By Suresh Nair

FORMER Singapore skipper Nazri Nasir couldn’t hold his emotions, likewise many Singapore football celebrities, after they visited Lim Chiew Peng at Singapore General Hospital.

You probably find it hard to even recognise one of the greatest goalkeepers as he looked raw-boned and under-weight enduring the very late stages of cancer.

Wow, Chiew Peng’s a far cry from his awesome playing days in the 1970s and early 80s as he was ranked as one of the region’s best No 1s. The left-footed goalkeeper who became famous not only for his spectacular high-flying saves but also his “super drop kick”.

“He was just spectacular, if not superlative,” says Nazri, who played with him for Jurong Football Club in the mid-1980s when the semi-pro National Football League (NFL) started. “His super drop kick, with the left foot, was just extraordinary and so very accurate.”

With tears in his eyes after his 45-minute hospital visit, the 45-year-old Nazri says: “He can be a very soft spoken person but I know him, he’s a real fighter inside. I have encouraged the Lim family to be strong and not to give up on him.”

Nazri, the captain of Singapore from 1997 to 2003, and led the Lions to the 1998 Asean Championship title, urged the football fraternity to have a “positive mindset” and to motivate Chiew Peng with regular visits at SGH Ward 76, Room 4.

“We will pray continuously for his recovery. We must never give up on a goalkeeper who gave his ‘blood, sweat and tears’ for Singapore.”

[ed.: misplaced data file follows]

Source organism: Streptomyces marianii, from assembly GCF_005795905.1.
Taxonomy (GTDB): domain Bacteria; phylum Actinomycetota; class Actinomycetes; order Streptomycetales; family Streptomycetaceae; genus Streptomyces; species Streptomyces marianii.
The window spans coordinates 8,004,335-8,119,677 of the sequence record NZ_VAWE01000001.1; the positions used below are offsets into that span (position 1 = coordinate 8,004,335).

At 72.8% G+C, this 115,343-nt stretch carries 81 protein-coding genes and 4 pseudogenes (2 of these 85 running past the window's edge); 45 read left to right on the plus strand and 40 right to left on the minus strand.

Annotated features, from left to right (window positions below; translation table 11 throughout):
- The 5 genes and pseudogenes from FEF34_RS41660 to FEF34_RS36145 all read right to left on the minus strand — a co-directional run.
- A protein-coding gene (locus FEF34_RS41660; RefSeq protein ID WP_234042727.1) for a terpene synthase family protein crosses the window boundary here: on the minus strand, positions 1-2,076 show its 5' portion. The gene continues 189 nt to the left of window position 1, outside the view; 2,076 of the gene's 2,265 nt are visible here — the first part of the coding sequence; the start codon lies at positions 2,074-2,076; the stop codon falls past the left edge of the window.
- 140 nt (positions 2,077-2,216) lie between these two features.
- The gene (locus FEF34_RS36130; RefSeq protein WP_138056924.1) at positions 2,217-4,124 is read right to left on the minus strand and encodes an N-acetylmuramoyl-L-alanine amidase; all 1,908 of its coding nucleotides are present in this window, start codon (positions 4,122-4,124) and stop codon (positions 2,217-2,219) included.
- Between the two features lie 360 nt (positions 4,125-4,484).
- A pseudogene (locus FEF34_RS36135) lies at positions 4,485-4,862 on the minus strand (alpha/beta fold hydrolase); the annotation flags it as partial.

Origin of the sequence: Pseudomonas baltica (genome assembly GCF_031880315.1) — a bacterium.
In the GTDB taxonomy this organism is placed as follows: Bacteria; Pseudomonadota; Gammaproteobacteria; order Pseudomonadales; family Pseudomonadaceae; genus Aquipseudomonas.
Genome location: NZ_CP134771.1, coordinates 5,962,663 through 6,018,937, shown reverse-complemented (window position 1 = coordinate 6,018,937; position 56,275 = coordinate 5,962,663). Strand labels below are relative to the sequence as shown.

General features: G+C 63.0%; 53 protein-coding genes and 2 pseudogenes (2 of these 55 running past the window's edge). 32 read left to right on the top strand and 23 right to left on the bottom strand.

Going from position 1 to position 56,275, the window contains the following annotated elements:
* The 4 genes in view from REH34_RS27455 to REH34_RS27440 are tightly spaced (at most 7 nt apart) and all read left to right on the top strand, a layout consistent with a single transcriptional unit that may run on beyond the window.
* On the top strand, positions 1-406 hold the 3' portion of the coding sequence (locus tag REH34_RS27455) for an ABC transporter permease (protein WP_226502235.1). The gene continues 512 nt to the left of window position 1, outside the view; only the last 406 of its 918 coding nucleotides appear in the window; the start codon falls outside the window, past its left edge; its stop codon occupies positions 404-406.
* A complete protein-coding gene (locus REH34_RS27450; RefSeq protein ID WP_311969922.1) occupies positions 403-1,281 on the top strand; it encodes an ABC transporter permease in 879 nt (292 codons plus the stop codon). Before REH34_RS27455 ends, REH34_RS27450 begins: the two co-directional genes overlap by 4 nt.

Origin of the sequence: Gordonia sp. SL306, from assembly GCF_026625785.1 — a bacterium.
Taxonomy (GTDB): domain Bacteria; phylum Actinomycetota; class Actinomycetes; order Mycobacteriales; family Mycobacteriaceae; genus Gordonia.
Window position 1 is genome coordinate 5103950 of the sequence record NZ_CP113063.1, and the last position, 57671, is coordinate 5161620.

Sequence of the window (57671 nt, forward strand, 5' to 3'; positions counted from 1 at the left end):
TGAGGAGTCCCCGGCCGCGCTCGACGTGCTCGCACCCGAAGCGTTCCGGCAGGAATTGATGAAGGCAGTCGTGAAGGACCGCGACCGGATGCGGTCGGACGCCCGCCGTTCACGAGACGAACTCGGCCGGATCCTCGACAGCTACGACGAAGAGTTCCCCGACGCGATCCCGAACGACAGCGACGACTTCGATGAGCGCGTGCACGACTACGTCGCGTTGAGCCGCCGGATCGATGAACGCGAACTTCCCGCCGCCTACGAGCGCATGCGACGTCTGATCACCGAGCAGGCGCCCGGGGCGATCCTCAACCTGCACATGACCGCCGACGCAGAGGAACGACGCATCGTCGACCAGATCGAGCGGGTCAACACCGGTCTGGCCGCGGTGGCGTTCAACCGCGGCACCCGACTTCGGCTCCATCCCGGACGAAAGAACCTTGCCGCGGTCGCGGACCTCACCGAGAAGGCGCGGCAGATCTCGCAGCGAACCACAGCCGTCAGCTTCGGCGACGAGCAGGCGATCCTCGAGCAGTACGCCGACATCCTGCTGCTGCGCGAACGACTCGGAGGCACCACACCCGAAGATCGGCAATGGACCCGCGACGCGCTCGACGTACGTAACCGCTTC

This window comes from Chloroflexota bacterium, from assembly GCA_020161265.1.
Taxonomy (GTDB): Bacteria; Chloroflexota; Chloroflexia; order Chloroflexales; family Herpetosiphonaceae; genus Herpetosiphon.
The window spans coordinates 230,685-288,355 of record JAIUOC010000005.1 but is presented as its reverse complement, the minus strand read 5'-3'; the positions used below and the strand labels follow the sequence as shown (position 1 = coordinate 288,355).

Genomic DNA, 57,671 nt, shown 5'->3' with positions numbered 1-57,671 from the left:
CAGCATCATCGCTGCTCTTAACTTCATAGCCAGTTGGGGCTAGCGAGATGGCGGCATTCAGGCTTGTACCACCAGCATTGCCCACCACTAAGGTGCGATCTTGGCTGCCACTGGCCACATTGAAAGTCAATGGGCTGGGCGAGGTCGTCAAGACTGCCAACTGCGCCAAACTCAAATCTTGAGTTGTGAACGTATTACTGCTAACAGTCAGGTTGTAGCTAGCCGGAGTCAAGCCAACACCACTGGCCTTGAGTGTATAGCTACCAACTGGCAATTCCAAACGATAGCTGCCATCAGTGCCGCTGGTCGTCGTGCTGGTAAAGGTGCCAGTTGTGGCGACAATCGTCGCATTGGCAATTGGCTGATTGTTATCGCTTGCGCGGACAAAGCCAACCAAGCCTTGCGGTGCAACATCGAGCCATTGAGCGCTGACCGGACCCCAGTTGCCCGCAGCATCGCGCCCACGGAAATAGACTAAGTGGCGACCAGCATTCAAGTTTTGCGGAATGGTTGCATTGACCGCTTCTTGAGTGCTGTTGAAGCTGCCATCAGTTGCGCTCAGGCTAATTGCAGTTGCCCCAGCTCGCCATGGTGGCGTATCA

Chiew Peng became famous from the early 1970s, with his tall frame and quick agility between the woodwork during the best goalkeeping era with contemporaries Lee Bee Seng and Brian Rozario. He was the No 1 when the Lions made the first and only two-week tour of England in 1972.

“He was a fantastic goalkeeper and ‘guru’, too. He taught his goalkeeping skills to the younger goalkeepers and we admired his lanky height and dare-devil trademark saves,” recollects Brian Rozario, who described him as probably “the only goalkeeper with the most accurate left-foot”.

Award-winning ex-national coach Jita Singh, who was Chiew Peng’s team-mate during the England tour 44 years ago, says: “How shall I describe him? Fearless, agile, super anticipation and a genuine team-player, and I must say his personal football skills spoke volumes of his trademark as a first-class goalkeeper and gentleman.”

After his playing days, Chiew Peng took to goalkeeper coaching and was with five-time S-League champion Tampines Rovers as he also worked with his mentor-boss Teo Hock Seng at Hyundai for close to two decades.



Family members said the 65-year-old kept under wraps his cancer, until the late stages as he didn’t “want us to be worried about him”. A close family member adds: “We realised he looked undernourished and scrawny but he suffered in silence like a true-blue fighter.”

Another former international, who declined to be named, said Chiew Peng’s condition is “worsening with every passing day and he’s under heavy medication”. He adds: “He looks very exhausted under medication, definitely more shrunken but behind the pinched frame, he still offers a nice smile to every visitor.”

Chiew Peng, much as his medical condition is worsening, needs the support and inspiration with regular hospital visits and your prayers matter a lot. He deserves compassion and compensation from the football fraternity and your encouraging hospital presence will make a big difference in supporting one of the greatest Singapore goalkeepers of the post-war era.

Please be there for him. Your presence, especially as a die-hard Lions fan, will offer cheer and comfort for the Lim family as Chiew Peng deserves the best personal generosity from family, friends and football fans now.

Chiew Peng is recovering at SGH Ward 76, Level 6, Room 4.


  • Suresh Nair is a Singapore-based journalist who followed the heroic goalkeeper for more than two decades and ranks Lim Chiew Peng as an icon in the No 1 jersey.
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